When one in four Americans rely on food or nutrition assistance, you know the tipping point is approaching with each passing tick of the clock.
We are funding the creation of undeniably alien worlds within the United States of America... cities that are now alien to the founding, white population of this country.
Just to live.
The budget of the USDA, which administers the EBT card (TANF/Food Stamp program), is $108.9 billion. [USDA Creating $1.9 Million Research Center Devoted to Changing American’s Food Choices Research to examine dismantling fast food combos, Washington Free Beacon, 6-2-2014]:
The USDA said it is their responsibility to attempt to alter the food choices of Americans since 25 percent receive food aid from government programs.
“With a total outlay of $108.9 billion in FY 2013, food and nutrition assistance accounted for 72 percent of USDA’s budget,” the announcement said.
“Approximately 1 in 4 Americans participated in at least 1 of the 15 food and nutrition assistance programs at some point during FY 2013, making these programs fundamental to the nutritional well-being of millions of Americans.” “These diverse activities share the common goal of improving the nutrition, food security, and health of American consumers,” it said.The $108.9 billion dedicated to the USDA goes to feed the poor.
In 2013, NASA had a budget of $17.6 billion. Peaking in 1965, NASA's budget has continuously been gobbled up by the growth in other federal departments.
Most notably food and nutrition assistance.
You already know what happened on July 16, 1969, simultaneously both the launch of the greatest journey in world history and sorriest moment in all of world history.
The former? The launch of the Apollo 11 mission to the moon, successfully landing on July 20, 1969.
The latter? Rev. Ralph Abernathy's Poor People's Campaign, aboard a mule drawn cart, protesting the white man's technological achievement.
At the 1969 Urban League National Conference, President Whitney Young was quoting as calling the moon landing a "another stunt, a circus act." [League's New Goal to be "Ghetto Power in Action', Jet, August 4, 1969]:
... moon landing demonstrates wrong national priorities. "For the poor imprisoned in urban slums, it seems just another stunt, a circus act, a marvelous trick that leaves their lives unchanged, their despair untouched."The trajectory of our national priorities changed.
The moon, the star, the heavens can wait.
Spending billions on EBT/TANF/WIC and other forms of food/nutrition assistance became the national priority.
Rev. Ralph Abernathy won .
On August 5, 1969, The Christian Science Monitor published an editorial showing how quickly Rev. Abernathy's mule-drawn cart had changed the trajectory of America's future. Titled "Both Moon and Earth," the editorial is required reading for understanding why we the way we "are" in 2014. [Both moon and earth,The Christian Science Monitor, Aug 5, 1969;pg. 16]:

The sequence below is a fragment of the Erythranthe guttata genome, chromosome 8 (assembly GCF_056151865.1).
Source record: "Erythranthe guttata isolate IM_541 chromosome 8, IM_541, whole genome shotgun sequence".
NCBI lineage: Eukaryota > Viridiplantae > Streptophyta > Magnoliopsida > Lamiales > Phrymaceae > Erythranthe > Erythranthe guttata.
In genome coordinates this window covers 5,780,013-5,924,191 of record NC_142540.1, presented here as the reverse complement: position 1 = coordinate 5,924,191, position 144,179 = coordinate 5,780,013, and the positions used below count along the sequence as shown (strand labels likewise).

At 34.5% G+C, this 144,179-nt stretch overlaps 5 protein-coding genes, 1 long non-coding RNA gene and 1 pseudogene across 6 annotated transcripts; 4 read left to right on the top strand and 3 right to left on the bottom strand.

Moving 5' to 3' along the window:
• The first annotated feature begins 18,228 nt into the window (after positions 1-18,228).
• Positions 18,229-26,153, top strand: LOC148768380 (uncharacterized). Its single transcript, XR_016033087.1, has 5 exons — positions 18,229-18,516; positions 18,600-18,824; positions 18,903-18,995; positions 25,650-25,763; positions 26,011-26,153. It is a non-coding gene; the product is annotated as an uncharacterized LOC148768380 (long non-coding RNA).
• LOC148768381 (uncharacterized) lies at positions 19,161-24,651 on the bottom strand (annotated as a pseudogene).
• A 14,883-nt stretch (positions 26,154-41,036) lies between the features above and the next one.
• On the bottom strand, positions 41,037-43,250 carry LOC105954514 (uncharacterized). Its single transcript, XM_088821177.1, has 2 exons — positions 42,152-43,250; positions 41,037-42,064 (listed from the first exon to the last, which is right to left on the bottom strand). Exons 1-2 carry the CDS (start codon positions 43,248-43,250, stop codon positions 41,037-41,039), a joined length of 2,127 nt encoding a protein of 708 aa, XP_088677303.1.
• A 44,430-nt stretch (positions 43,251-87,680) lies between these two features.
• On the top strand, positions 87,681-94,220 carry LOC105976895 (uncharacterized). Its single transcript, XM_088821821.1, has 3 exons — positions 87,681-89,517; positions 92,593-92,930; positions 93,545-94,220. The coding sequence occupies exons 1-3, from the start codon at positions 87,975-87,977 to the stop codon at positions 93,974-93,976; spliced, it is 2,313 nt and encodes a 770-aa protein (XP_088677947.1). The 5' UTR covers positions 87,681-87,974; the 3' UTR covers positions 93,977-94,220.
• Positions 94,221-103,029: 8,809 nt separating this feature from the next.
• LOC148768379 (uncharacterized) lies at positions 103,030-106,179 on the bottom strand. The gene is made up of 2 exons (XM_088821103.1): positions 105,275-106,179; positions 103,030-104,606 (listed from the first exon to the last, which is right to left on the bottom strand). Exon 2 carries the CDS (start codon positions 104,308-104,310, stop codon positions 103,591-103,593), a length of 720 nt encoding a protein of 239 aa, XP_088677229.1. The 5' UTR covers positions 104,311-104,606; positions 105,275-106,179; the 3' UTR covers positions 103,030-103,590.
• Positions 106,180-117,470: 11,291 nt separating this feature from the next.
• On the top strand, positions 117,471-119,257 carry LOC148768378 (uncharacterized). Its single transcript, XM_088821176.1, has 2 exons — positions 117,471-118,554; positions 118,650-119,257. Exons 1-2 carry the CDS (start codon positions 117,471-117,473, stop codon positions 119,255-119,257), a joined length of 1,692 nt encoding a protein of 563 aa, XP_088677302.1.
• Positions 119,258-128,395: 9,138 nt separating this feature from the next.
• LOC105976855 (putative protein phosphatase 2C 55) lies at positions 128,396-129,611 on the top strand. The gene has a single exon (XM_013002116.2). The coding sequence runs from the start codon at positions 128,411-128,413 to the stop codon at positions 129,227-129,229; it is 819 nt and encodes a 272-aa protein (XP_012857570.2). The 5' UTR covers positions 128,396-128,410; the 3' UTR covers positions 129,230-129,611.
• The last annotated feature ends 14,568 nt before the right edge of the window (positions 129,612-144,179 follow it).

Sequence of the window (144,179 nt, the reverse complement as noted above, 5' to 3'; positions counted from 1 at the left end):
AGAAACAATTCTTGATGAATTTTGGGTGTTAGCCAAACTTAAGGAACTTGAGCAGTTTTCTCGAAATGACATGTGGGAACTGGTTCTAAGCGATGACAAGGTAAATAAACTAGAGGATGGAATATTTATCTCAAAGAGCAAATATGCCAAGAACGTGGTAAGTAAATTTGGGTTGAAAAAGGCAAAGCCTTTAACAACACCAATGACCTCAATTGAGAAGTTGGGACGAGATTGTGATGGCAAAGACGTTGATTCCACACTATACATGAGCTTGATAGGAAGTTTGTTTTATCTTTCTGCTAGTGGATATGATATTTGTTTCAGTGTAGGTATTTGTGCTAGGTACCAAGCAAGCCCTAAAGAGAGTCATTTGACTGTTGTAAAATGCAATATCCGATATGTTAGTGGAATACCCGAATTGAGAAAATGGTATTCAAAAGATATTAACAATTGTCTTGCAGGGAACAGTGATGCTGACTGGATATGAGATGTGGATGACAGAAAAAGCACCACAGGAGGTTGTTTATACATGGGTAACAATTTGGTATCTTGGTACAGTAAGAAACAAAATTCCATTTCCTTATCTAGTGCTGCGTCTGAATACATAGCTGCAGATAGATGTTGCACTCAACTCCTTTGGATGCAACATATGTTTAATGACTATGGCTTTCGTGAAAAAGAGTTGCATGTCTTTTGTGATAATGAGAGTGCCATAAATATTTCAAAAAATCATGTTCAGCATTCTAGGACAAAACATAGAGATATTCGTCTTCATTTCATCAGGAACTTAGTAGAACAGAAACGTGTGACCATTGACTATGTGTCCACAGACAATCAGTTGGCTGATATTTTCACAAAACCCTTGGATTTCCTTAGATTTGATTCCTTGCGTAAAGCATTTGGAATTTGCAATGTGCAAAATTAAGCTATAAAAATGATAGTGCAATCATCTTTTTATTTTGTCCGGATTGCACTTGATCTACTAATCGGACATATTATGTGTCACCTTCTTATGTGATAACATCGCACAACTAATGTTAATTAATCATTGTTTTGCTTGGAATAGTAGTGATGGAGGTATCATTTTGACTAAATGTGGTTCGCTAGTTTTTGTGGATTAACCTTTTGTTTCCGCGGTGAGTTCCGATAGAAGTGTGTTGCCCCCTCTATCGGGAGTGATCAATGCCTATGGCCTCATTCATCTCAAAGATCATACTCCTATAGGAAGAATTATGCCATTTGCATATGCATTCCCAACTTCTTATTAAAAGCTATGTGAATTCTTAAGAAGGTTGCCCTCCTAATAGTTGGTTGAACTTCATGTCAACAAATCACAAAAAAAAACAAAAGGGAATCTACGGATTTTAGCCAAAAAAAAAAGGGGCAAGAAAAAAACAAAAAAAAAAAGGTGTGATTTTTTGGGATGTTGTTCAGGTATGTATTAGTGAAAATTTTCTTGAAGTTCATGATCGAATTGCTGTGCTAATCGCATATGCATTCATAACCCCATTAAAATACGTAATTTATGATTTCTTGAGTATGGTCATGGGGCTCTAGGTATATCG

This newspaper has consistently given strong support to the space program, believing it a worth means of forwarding men's knowledge of the universe and expanding men's own capabilities. We have also resolutely opposed the argument that it was also impossible simultaneously to conduct such a space program and move effectively against the great problems here on earth. We believe that the gigantic economic wealth and scientific know-how of America is sufficient to move forward with both of these worthy programs.
But, while opposing those who say that the space program should be scrapped in favor of earthside projects, we equally oppose the thinking which would let space achievements turn men's attention from what so desperately needs doing at home. Indeed, in term of man's heart and conscience, the solution of earth's problems is the more important.
On July 16, 1969, these black people protested the future that was appearing on the horizon. We put this future on hold, to pay for the present...
Just how important these are can be judged from the fact that several large segments of the American population - notably many blacks and the most militant of young white reformers - have apparently felt little satisfaction in America's success on the moon. These groups are so bitter over inequities and distortions in American life that they look upon the space program as almost irrelevant, if not actually harmful to their own interests and struggles.
When spokesmen for varying shades of opinion among America's black citizenry, stretching all the way from the mild moderation of a Roy Wilkins or a Whitney Young to the bitter and revolutionary outlook of an Eldridge Cleaver and a Stokely Carmichael, draw unflattering contrast between what has been done on the moon and what has not been done at home, then it is well for the country to weigh carefully whether its objectives fully are in balance.
It is a sad thing when any large group of Americans, whose hard work at a thousand different points contributed to the success of the country's space triumphs, feel unable to enjoy to the full this moment of national self-congratulation. It will be even worse, if after this tremendous feat, the imbalance of achievement between the moon and the earth remains.
We are convinced that the vast and diverse fallout from the space program has contributed and will contribute to progress for all on earth. This is above all true where men's broadened and heightened outlook on mankind's capabilities are revealed. Once you go to the moon, poverty and inequity on earth seem all the more intolerable. But what is needed right now is proof to America's disaffected that, while the country has one eye on space, it has both its eyes on their many problems.